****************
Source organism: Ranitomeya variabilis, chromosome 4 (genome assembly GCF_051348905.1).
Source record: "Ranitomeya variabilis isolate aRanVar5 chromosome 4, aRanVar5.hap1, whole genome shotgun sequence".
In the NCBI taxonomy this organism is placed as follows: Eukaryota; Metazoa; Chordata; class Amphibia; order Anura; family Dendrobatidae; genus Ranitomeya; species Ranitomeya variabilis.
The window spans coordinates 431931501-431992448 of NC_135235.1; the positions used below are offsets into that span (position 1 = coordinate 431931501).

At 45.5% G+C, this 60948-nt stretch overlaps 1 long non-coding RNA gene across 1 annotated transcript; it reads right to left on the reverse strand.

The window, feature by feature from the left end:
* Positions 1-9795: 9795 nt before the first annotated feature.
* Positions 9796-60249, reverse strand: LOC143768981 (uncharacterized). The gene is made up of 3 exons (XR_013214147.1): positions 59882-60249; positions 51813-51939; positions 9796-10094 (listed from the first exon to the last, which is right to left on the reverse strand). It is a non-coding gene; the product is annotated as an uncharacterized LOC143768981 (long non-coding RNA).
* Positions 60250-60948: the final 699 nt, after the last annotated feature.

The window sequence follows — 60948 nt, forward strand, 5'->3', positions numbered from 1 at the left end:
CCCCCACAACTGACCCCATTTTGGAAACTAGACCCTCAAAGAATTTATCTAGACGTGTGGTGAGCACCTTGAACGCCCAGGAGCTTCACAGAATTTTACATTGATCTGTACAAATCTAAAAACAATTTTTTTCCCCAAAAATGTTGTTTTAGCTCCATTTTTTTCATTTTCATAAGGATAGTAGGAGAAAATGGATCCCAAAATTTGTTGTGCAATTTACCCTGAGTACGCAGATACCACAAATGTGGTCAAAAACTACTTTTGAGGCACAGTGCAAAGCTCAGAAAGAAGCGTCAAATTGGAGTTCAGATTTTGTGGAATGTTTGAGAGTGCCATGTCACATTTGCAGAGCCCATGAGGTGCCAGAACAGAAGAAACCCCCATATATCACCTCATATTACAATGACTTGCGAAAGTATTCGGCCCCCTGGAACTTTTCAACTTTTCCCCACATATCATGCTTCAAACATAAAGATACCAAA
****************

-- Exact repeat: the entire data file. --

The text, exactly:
Source organism: Ranitomeya variabilis, chromosome 4 (genome assembly GCF_051348905.1).
Source record: "Ranitomeya variabilis isolate aRanVar5 chromosome 4, aRanVar5.hap1, whole genome shotgun sequence".
In the NCBI taxonomy this organism is placed as follows: Eukaryota; Metazoa; Chordata; class Amphibia; order Anura; family Dendrobatidae; genus Ranitomeya; species Ranitomeya variabilis.
The window spans coordinates 431931501-431992448 of NC_135235.1; the positions used below are offsets into that span (position 1 = coordinate 431931501).

At 45.5% G+C, this 60948-nt stretch overlaps 1 long non-coding RNA gene across 1 annotated transcript; it reads right to left on the reverse strand.

The window, feature by feature from the left end:
* Positions 1-9795: 9795 nt before the first annotated feature.
* Positions 9796-60249, reverse strand: LOC143768981 (uncharacterized). The gene is made up of 3 exons (XR_013214147.1): positions 59882-60249; positions 51813-51939; positions 9796-10094 (listed from the first exon to the last, which is right to left on the reverse strand). It is a non-coding gene; the product is annotated as an uncharacterized LOC143768981 (long non-coding RNA).
* Positions 60250-60948: the final 699 nt, after the last annotated feature.

The window sequence follows — 60948 nt, forward strand, 5'->3', positions numbered from 1 at the left end:
CCCCCACAACTGACCCCATTTTGGAAACTAGACCCTCAAAGAATTTATCTAGACGTGTGGTGAGCACCTTGAACGCCCAGGAGCTTCACAGAATTTTACATTGATCTGTACAAATCTAAAAACAATTTTTTTCCCCAAAAATGTTGTTTTAGCTCCATTTTTTTCATTTTCATAAGGATAGTAGGAGAAAATGGATCCCAAAATTTGTTGTGCAATTTACCCTGAGTACGCAGATACCACAAATGTGGTCAAAAACTACTTTTGAGGCACAGTGCAAAGCTCAGAAAGAAGCGTCAAATTGGAGTTCAGATTTTGTGGAATGTTTGAGAGTGCCATGTCACATTTGCAGAGCCCATGAGGTGCCAGAACAGAAGAAACCCCCATATATCACCTCATATTACAATGACTTGCGAAAGTATTCGGCCCCCTGGAACTTTTCAACTTTTCCCCACATATCATGCTTCAAACATAAAGATACCAAA